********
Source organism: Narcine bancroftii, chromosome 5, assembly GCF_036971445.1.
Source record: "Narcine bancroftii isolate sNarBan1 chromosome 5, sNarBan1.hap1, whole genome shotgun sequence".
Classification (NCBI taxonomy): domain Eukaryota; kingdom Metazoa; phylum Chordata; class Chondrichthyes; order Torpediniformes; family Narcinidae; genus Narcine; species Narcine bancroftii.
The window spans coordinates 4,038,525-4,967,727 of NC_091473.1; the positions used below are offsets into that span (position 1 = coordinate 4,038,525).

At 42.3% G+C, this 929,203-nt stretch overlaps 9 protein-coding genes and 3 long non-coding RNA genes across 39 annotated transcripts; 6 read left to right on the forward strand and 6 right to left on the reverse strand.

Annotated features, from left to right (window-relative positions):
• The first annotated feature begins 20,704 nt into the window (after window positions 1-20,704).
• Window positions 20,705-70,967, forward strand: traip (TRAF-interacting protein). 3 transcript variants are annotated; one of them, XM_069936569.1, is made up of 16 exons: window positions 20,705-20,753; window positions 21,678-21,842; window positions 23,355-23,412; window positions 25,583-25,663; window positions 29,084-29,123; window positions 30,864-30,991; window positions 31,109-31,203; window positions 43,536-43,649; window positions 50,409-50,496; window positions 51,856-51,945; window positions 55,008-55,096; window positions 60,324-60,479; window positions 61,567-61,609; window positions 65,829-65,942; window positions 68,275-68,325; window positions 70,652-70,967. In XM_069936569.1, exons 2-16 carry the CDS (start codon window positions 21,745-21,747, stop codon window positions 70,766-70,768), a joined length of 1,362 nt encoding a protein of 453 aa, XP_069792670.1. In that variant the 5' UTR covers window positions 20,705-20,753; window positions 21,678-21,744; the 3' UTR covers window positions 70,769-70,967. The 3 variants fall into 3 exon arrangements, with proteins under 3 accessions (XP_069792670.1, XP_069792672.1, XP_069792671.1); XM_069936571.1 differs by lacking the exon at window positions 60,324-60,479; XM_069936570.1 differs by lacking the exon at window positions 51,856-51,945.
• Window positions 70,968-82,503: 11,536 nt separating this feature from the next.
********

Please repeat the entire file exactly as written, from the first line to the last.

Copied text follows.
Source organism: Narcine bancroftii, chromosome 5, assembly GCF_036971445.1.
Source record: "Narcine bancroftii isolate sNarBan1 chromosome 5, sNarBan1.hap1, whole genome shotgun sequence".
Classification (NCBI taxonomy): domain Eukaryota; kingdom Metazoa; phylum Chordata; class Chondrichthyes; order Torpediniformes; family Narcinidae; genus Narcine; species Narcine bancroftii.
The window spans coordinates 4,038,525-4,967,727 of NC_091473.1; the positions used below are offsets into that span (position 1 = coordinate 4,038,525).

At 42.3% G+C, this 929,203-nt stretch overlaps 9 protein-coding genes and 3 long non-coding RNA genes across 39 annotated transcripts; 6 read left to right on the forward strand and 6 right to left on the reverse strand.

Annotated features, from left to right (window-relative positions):
• The first annotated feature begins 20,704 nt into the window (after window positions 1-20,704).
• Window positions 20,705-70,967, forward strand: traip (TRAF-interacting protein). 3 transcript variants are annotated; one of them, XM_069936569.1, is made up of 16 exons: window positions 20,705-20,753; window positions 21,678-21,842; window positions 23,355-23,412; window positions 25,583-25,663; window positions 29,084-29,123; window positions 30,864-30,991; window positions 31,109-31,203; window positions 43,536-43,649; window positions 50,409-50,496; window positions 51,856-51,945; window positions 55,008-55,096; window positions 60,324-60,479; window positions 61,567-61,609; window positions 65,829-65,942; window positions 68,275-68,325; window positions 70,652-70,967. In XM_069936569.1, exons 2-16 carry the CDS (start codon window positions 21,745-21,747, stop codon window positions 70,766-70,768), a joined length of 1,362 nt encoding a protein of 453 aa, XP_069792670.1. In that variant the 5' UTR covers window positions 20,705-20,753; window positions 21,678-21,744; the 3' UTR covers window positions 70,769-70,967. The 3 variants fall into 3 exon arrangements, with proteins under 3 accessions (XP_069792670.1, XP_069792672.1, XP_069792671.1); XM_069936571.1 differs by lacking the exon at window positions 60,324-60,479; XM_069936570.1 differs by lacking the exon at window positions 51,856-51,945.
• Window positions 70,968-82,503: 11,536 nt separating this feature from the next.